Thursday, May 16, 2013

Spring migration the high point of the birding year

Spring migration the high point of the birding year

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People who pay attention to the weather understand that knowing the average high temperature for May 17th doesn’t tell you what the actual high temperature tomorrow will be. In the same way, people who pay attention to the migrations of birds understand that knowing the average date of arrival for Baltimore orioles in Champaign doesn’t tell you which day they’re actually going to get here.

Much of the pleasure of birding derives from learning the general patterns of bird behavior and observing the variations on those patterns that occur over the course of time.

No birds that occur in east central Illinois are more reliable in the timing of their migration than chimney swifts. In spring, they arrive here from South America within a few days of April 15th, like clockwork, year after year after year. They then depart almost exactly six months later, in the middle of October. For now, you can see them in the sky throughout the day. Chimney swifts are recognized by their quick, acrobatic manner of flight, their stubby, dark cigar-shaped bodies and tapering, swept-back wings.

[Photos by author: common loon in Champaign; greater yellowlegs in a flooded corn field; hooded warbler from back yard.]

Other birds have completely ignored the migration schedule this spring. Two species that typically occupy east central Illinois only during the winter, pine siskins and red-breasted nuthatches, are still being observed here regularly. Will they come to their senses and head for the northern forest to breed? For now, nobody knows.

The oddest local stopover so far this spring was a common loon that recently spent five days in the retention pond in front of Menard’s in Champaign. It’s not that migrating loons are unusual in Illinois; they’re regularly seen on larger bodies of water. What was unusual was that the Menard’s loon landed on such a small pond. Loons typically stop on larger lakes because they need up to a quarter mile of water surface for a “runway” to get airborne. Fortunately, a strong headwind seems to have enabled our wayward loon to get back into the air and resume its trek north.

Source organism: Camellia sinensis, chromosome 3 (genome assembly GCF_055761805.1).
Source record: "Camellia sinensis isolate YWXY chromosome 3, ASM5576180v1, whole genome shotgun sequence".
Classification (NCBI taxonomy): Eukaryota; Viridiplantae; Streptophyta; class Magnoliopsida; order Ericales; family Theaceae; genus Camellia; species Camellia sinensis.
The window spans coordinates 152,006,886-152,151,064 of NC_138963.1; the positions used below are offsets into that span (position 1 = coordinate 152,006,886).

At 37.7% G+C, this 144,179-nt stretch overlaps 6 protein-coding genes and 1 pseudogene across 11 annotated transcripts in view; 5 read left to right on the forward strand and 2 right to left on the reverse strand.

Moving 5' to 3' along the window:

The flooded agricultural fields that have hampered local farmers this spring have benefited both migrating shorebirds and bird watchers. One day in late April, birders discovered thousands of pectoral sandpipers in fields southwest of town. Think of it. These are birds that winter in South America and then go all the way to the arctic to breed. And thousands of them spent a day or more feeding in Champaign County.

Other shorebirds that can be seen here and there around flooded fields range from the tiny least sandpiper to the relatively bulky greater yellowlegs.

For many birders, no aspect of spring migration compares to the waves of warblers passing through. More than thirty species of these most colorful little birds can be observed here. Ironically, the highly fragmented nature of the central Illinois landscape makes for great warbler watching. Warblers need trees to feed in, so when they stop over in our part of the world they are concentrated in urban areas and the isolated woodlands that remain here.

Many warblers feed on insects in the crowns of mature trees and flit from branch to branch quickly, so it’s best to start warbler watching with an experienced guide. One way you could do this is to take advantage of the two remaining Sunday morning bird walks led by members of the Champaign County Audubon Society. These walks—one this Sunday and one next—start at 7:30 a.m., departing from the Anita Purves Nature Center at 1505 North Broadway in Urbana.